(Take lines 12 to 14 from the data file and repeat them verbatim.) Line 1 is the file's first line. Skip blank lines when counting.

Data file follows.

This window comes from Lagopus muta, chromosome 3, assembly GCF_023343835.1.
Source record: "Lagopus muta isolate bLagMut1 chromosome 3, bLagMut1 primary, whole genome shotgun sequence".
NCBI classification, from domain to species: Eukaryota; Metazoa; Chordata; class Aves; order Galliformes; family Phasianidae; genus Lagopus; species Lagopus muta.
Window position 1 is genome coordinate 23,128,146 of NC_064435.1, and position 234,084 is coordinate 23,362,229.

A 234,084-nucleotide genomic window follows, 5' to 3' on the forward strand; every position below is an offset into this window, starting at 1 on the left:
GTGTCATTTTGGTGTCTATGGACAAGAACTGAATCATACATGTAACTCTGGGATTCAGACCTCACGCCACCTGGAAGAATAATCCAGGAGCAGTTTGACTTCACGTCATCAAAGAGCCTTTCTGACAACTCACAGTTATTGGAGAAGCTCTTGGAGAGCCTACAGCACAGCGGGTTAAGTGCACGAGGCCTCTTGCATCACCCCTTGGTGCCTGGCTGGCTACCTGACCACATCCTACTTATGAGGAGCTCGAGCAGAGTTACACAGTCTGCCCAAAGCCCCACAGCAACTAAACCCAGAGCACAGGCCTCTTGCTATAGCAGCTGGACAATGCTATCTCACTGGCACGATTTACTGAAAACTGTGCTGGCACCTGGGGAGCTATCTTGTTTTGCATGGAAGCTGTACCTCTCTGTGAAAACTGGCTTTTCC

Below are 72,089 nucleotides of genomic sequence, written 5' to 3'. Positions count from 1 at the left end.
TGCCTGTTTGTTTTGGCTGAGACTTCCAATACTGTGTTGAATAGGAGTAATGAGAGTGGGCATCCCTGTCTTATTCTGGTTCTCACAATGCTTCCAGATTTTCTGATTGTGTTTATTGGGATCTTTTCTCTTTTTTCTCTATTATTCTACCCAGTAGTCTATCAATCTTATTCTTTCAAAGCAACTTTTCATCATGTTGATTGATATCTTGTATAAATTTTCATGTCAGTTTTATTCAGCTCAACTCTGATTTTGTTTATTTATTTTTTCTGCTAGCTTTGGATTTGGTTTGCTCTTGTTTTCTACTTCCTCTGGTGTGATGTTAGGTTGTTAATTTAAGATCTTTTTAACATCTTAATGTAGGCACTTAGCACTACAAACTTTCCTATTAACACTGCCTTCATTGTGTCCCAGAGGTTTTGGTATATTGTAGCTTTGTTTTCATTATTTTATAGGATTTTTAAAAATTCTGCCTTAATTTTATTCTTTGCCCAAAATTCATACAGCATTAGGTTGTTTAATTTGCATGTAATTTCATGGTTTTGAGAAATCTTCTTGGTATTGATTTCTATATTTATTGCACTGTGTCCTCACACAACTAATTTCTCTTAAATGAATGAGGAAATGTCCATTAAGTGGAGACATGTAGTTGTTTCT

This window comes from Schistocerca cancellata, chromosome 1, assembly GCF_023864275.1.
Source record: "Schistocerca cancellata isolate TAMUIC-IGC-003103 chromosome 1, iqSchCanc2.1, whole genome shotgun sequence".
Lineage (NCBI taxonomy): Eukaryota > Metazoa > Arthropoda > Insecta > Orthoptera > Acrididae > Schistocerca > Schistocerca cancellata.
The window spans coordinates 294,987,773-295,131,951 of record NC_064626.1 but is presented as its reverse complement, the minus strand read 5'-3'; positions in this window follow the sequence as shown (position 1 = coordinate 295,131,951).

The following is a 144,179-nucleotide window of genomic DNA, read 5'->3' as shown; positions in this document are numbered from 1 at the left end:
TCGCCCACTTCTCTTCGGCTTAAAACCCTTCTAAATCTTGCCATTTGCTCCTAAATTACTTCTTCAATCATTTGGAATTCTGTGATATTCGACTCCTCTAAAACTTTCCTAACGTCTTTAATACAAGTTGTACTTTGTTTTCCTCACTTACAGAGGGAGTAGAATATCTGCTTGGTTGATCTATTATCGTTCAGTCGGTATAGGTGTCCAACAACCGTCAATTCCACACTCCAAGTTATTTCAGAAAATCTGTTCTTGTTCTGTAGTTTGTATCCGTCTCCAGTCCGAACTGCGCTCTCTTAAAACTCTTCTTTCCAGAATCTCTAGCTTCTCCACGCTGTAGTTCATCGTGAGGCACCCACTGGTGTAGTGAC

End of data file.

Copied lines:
The window spans coordinates 294,987,773-295,131,951 of record NC_064626.1 but is presented as its reverse complement, the minus strand read 5'-3'; positions in this window follow the sequence as shown (position 1 = coordinate 295,131,951).

The following is a 144,179-nucleotide window of genomic DNA, read 5'->3' as shown; positions in this document are numbered from 1 at the left end:
TCGCCCACTTCTCTTCGGCTTAAAACCCTTCTAAATCTTGCCATTTGCTCCTAAATTACTTCTTCAATCATTTGGAATTCTGTGATATTCGACTCCTCTAAAACTTTCCTAACGTCTTTAATACAAGTTGTACTTTGTTTTCCTCACTTACAGAGGGAGTAGAATATCTGCTTGGTTGATCTATTATCGTTCAGTCGGTATAGGTGTCCAACAACCGTCAATTCCACACTCCAAGTTATTTCAGAAAATCTGTTCTTGTTCTGTAGTTTGTATCCGTCTCCAGTCCGAACTGCGCTCTCTTAAAACTCTTCTTTCCAGAATCTCTAGCTTCTCCACGCTGTAGTTCATCGTGAGGCACCCACTGGTGTAGTGAC